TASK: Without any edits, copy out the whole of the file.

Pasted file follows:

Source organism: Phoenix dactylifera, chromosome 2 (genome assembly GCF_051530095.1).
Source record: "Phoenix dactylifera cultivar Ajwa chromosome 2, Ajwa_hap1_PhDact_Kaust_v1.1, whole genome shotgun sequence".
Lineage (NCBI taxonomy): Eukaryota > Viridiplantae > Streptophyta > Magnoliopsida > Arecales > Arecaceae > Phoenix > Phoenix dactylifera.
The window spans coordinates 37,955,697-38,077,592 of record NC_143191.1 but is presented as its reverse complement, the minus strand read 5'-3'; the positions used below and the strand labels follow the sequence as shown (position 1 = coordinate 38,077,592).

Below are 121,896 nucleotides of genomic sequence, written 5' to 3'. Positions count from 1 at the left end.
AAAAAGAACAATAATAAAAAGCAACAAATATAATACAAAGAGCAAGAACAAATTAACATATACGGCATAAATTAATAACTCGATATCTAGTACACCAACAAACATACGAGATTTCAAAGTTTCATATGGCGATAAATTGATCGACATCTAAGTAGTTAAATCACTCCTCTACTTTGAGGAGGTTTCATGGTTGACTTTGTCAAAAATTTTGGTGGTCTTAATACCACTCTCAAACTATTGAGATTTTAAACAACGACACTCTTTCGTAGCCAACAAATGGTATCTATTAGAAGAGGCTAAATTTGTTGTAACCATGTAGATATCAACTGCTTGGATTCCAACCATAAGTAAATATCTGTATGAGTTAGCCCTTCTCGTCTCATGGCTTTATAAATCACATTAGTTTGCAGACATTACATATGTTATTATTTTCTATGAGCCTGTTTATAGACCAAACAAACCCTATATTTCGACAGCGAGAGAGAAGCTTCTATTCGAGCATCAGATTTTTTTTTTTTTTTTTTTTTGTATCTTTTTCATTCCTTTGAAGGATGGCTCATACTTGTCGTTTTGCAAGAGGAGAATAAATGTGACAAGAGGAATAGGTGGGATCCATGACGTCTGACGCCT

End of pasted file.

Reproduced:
Source organism: Phoenix dactylifera, chromosome 2 (genome assembly GCF_051530095.1).
Source record: "Phoenix dactylifera cultivar Ajwa chromosome 2, Ajwa_hap1_PhDact_Kaust_v1.1, whole genome shotgun sequence".
Lineage (NCBI taxonomy): Eukaryota > Viridiplantae > Streptophyta > Magnoliopsida > Arecales > Arecaceae > Phoenix > Phoenix dactylifera.
The window spans coordinates 37,955,697-38,077,592 of record NC_143191.1 but is presented as its reverse complement, the minus strand read 5'-3'; the positions used below and the strand labels follow the sequence as shown (position 1 = coordinate 38,077,592).

Below are 121,896 nucleotides of genomic sequence, written 5' to 3'. Positions count from 1 at the left end.
AAAAAGAACAATAATAAAAAGCAACAAATATAATACAAAGAGCAAGAACAAATTAACATATACGGCATAAATTAATAACTCGATATCTAGTACACCAACAAACATACGAGATTTCAAAGTTTCATATGGCGATAAATTGATCGACATCTAAGTAGTTAAATCACTCCTCTACTTTGAGGAGGTTTCATGGTTGACTTTGTCAAAAATTTTGGTGGTCTTAATACCACTCTCAAACTATTGAGATTTTAAACAACGACACTCTTTCGTAGCCAACAAATGGTATCTATTAGAAGAGGCTAAATTTGTTGTAACCATGTAGATATCAACTGCTTGGATTCCAACCATAAGTAAATATCTGTATGAGTTAGCCCTTCTCGTCTCATGGCTTTATAAATCACATTAGTTTGCAGACATTACATATGTTATTATTTTCTATGAGCCTGTTTATAGACCAAACAAACCCTATATTTCGACAGCGAGAGAGAAGCTTCTATTCGAGCATCAGATTTTTTTTTTTTTTTTTTTTTGTATCTTTTTCATTCCTTTGAAGGATGGCTCATACTTGTCGTTTTGCAAGAGGAGAATAAATGTGACAAGAGGAATAGGTGGGATCCATGACGTCTGACGCCT